Banner Days: The Life of Pro Wrestling Legend Penny Banner

by Penny Banner with Gerry Hostetler

Description: I am somewhat biased, because Penny is a great friend of this website; After all she did do her first interview with us. But honestly folks, this is a wonderful book because there is no other like it. It is certainly WAY better than Moolah's book, that is for sure! A story of old school woman's wrestling told by a hard working woman who respected the traditions of psychology within the ring and continually knocked down the barriers holding women back in professional rings everywhere she went in the United States and Canada.

There are many valuable history lessons buried inside the pages of Banner Days that make it worth a read. Very few wrestlers talk about woman's wrestling in their books. Penny goes into great detail talking about dozens and dozens of hard-working female wrestlers like the legendary Mildred Burke and June Byers. Penny's opinions of the Fabulous Moolah, however, will shock and entertain you.

If Penny reads this, I would just like to say THANK YOU for writing a book about your life and career. With so many wrestling books out there, it was important to honor the accomplishments of the kayfabe days of Woman's wrestling.

Rating: Great book, great stories, great insight, but poorly edited; So I give it a 7, just because it is a one of a kind book!

Reviewed by Brad Dykens on January 31, 2005.

Banner Days
An autobiography by Penny Banner
with Gerry Hostetler
Flying Mare Productions

For women's wrestling, this was a better time. Penny Banner, wrestling legend, AWA Women's Champion and Hall of Fame inductee, takes us back to the Golden Age of wrestling, when the outcome of a match may have been fixed but the wrestling was as real as it got.

With her classic blonde beauty and girl-next-door smile, Penny Banner epitomised the image of a lady wrestler: lovely, well groomed, tall and athletic. The savage beauty in the ring yielded to the "lady" outside of it, displaying a sweet naivet´┐Ż that never seemed to diminish despite her years on the road in a tough industry.

Penny Banner provided the fans with a strange paradox; expecting as they were to see a fair, by-the-rules wrestler, Penny shocked audiences by wrestling "dirty" or as fans today would call her, a "heel." The girl-next-door transformed into a fierce tigress inside the squared circle, delighting audiences with her skill and technique.

Penny takes us through her childhood and adolescence, and describes her family in loving detail. Frightening encounters with a young thug who was all too keen to take advantage of Penny's trusting nature evolved into her motivation to learn to defend herself physically, and would ultimately propel her to the pinnacle of the wrestling industry.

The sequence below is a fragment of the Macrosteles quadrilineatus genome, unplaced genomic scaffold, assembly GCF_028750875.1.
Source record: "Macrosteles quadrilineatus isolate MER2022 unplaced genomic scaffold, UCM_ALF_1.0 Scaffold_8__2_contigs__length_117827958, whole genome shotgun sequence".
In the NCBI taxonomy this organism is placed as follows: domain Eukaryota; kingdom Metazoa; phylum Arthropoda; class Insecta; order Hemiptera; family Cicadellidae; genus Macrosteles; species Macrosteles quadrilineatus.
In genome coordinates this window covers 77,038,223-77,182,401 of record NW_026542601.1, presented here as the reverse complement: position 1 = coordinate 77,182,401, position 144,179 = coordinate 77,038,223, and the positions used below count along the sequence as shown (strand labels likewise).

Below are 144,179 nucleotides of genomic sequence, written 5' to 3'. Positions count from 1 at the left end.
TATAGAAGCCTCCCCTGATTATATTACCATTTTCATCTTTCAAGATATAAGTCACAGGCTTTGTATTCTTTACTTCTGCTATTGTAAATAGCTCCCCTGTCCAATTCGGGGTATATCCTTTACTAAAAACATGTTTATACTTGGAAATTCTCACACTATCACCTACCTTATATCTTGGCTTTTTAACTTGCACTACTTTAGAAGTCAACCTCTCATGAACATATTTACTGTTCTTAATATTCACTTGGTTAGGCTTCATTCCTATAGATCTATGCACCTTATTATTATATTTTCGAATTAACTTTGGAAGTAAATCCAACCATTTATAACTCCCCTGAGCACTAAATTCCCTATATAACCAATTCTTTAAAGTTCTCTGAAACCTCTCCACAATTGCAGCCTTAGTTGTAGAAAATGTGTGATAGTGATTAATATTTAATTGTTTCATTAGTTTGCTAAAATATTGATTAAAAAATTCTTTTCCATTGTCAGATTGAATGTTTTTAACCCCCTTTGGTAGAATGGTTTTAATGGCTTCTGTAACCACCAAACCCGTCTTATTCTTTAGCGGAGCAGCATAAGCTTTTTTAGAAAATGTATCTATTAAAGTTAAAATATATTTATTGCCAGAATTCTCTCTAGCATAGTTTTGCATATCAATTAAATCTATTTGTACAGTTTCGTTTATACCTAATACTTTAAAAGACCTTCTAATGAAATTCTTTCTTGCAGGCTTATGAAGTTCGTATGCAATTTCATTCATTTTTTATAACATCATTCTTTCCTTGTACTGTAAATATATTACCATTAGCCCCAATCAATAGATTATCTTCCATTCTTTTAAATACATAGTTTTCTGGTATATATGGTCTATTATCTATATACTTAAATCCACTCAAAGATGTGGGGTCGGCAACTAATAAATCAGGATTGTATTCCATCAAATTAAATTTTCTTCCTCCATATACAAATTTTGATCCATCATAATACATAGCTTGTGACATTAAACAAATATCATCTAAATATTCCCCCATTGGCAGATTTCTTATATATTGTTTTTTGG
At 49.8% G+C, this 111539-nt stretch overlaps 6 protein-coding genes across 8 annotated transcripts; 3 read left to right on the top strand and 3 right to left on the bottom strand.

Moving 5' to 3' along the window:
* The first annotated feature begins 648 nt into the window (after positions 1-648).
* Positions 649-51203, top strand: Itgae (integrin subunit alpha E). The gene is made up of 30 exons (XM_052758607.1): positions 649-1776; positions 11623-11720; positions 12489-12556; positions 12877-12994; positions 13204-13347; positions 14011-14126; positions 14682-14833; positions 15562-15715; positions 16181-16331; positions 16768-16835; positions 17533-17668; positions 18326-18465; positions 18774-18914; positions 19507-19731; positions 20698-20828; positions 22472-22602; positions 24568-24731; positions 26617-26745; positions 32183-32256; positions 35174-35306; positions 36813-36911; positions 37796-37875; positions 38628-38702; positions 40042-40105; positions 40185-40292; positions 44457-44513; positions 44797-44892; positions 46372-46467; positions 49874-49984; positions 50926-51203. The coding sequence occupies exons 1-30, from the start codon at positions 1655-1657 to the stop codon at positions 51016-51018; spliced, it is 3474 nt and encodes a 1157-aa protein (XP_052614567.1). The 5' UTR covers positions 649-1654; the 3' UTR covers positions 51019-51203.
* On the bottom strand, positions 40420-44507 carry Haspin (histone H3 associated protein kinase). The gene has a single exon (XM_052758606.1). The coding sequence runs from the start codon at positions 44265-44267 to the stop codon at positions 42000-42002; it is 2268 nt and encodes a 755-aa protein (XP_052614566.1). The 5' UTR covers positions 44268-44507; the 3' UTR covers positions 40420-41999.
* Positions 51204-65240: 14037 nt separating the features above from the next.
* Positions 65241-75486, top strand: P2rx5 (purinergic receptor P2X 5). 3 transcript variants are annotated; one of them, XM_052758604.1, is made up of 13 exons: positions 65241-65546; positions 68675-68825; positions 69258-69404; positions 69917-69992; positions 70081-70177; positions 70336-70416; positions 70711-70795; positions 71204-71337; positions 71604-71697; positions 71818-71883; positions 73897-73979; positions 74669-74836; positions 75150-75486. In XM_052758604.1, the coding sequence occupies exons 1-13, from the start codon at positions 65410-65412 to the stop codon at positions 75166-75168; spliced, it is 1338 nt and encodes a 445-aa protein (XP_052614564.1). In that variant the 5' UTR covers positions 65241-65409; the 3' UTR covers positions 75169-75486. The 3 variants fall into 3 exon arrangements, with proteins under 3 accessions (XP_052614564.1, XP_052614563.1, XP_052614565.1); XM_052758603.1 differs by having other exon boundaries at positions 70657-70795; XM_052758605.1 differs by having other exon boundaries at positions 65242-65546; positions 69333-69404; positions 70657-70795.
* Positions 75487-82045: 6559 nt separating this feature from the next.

Part of Billy Wolfe's stable, Penny wrestled and travelled extensively, facing NWA Champion June Byers on many occasions, as well as locking up with other legendary figures such as Nell Stewart and the Fabulous Moolah, who frustrated Penny by wrestling much dirtier than she ever would. She spent time in tag teams with Betty Jo Hawkins, who would become a lifelong friend, and Lorraine Johnson, who mirrored Penny's gorgeous visage and physique. Penny also wrestled for Stu Hart's Calgary promotion, Stampede Wrestling, and spent her time in Alberta in the Hart House, as part of the weird and wonderful environment that produced one of the most famous families of wrestling.

Penny describes her 35 year marriage to Johnny Weaver, a fellow wrestler and a man with an insecurity complex that drove him to adultery, and physical and emotional brutality. Readers experience with Penny her pain and frustration, but ultimately her love and commitment to her vows that meant she would endure decades of abuse. However, Penny speaks of their only child, Wendi, and the close relationship she enjoys with her, with such love and affection the reader realises the joy produced in the union after all.

Banner Days is a unique insight into an historical era of wrestling, into a time where women wrestlers were, ironically enough, respected more than they are today. Penny's distinctly personal narrative is compelling, easy to read and utterly fascinating. Although it is a must-read for any wrestling fan, this reviewer would deem it an absolute necessity for perpetuators of today's diabolical women's product - there are some valuable lessons they could learn from Penny Banner.

Reviewed by Kirsty Quested on August 15, 2005 (

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